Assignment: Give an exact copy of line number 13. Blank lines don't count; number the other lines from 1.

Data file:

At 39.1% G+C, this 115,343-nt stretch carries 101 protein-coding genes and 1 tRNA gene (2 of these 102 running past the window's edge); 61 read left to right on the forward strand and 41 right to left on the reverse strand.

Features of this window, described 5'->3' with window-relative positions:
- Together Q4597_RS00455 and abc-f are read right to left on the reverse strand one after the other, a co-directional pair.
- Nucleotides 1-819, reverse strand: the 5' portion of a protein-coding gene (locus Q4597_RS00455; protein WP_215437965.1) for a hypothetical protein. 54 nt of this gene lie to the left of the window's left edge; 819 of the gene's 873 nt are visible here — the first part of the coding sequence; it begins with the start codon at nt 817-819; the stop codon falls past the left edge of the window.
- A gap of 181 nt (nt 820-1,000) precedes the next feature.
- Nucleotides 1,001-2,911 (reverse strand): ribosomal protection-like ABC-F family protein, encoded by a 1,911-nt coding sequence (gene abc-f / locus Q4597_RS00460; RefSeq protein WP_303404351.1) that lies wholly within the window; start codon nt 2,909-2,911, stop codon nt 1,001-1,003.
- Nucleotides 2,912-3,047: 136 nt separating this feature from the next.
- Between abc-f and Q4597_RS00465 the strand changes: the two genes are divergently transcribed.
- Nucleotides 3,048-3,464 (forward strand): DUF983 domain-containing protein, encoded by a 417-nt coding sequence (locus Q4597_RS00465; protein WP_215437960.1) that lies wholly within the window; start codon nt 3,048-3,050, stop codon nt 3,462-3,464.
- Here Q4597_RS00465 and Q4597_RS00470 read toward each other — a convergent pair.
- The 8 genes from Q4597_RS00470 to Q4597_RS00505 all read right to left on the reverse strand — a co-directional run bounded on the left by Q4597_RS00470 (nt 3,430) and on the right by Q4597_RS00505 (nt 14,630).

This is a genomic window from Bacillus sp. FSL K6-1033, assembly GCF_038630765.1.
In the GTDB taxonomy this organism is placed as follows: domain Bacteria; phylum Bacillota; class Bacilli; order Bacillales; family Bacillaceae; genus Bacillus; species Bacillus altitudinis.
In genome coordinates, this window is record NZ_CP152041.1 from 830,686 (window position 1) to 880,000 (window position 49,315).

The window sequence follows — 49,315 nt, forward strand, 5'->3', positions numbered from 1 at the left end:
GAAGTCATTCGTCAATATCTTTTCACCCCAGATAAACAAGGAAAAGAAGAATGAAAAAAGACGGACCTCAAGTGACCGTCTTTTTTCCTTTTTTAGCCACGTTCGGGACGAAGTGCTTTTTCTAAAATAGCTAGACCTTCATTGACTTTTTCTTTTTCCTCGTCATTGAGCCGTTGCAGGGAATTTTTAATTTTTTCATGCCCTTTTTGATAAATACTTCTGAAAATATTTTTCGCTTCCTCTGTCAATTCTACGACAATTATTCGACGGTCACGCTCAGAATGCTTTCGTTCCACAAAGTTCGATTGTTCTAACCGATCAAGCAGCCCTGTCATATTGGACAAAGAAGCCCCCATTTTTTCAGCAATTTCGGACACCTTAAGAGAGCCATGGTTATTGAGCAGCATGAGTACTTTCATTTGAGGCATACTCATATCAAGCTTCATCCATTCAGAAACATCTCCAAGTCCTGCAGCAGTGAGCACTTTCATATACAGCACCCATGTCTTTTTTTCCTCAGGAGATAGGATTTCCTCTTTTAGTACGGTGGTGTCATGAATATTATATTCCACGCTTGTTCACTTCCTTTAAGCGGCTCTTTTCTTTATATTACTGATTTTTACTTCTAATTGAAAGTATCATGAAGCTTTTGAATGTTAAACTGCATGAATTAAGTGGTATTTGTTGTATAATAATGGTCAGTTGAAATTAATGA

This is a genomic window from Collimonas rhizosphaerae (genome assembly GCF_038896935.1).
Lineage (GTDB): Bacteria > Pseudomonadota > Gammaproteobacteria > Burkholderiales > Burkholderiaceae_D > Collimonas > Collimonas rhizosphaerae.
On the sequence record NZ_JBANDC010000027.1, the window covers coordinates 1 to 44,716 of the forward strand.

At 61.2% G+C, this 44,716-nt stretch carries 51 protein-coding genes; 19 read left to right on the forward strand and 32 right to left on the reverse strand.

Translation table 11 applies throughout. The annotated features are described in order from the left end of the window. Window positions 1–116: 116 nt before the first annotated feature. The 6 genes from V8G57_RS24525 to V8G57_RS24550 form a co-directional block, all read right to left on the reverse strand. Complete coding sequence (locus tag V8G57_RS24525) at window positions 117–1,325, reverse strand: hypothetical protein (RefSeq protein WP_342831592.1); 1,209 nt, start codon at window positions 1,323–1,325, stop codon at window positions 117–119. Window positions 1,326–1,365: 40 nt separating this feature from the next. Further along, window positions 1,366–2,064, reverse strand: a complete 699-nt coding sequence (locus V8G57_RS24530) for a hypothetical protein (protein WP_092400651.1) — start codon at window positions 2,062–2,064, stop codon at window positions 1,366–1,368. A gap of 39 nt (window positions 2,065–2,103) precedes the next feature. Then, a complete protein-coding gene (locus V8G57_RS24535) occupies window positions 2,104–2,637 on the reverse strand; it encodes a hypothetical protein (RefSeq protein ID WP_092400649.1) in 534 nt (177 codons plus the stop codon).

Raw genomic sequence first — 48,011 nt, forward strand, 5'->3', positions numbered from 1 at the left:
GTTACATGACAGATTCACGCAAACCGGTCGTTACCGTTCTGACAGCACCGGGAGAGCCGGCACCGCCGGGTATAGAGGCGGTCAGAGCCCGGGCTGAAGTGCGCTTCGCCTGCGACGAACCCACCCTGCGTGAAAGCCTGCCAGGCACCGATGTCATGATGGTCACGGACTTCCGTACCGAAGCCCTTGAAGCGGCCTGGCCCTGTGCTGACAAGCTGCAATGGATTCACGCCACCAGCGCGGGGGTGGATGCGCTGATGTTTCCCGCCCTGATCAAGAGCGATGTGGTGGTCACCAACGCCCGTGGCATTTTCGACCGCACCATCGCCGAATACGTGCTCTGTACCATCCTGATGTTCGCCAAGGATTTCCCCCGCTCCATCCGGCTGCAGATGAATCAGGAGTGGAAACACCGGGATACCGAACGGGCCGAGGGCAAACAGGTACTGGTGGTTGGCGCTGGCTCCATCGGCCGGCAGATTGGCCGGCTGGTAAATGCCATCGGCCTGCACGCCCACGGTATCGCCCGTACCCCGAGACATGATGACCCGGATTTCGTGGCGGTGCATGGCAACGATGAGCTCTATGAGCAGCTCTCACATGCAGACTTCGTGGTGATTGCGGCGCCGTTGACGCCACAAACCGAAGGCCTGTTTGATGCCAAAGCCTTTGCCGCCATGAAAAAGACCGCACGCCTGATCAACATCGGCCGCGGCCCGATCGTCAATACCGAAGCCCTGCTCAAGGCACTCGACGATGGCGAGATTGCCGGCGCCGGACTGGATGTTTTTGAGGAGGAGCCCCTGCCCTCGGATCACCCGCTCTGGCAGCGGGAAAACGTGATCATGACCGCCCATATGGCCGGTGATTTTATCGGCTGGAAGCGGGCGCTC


In the GTDB taxonomy this organism is placed as follows: domain Bacteria; phylum Bacillota; class Bacilli; order Bacillales; family Bacillaceae; genus Bacillus; species Bacillus altitudinis.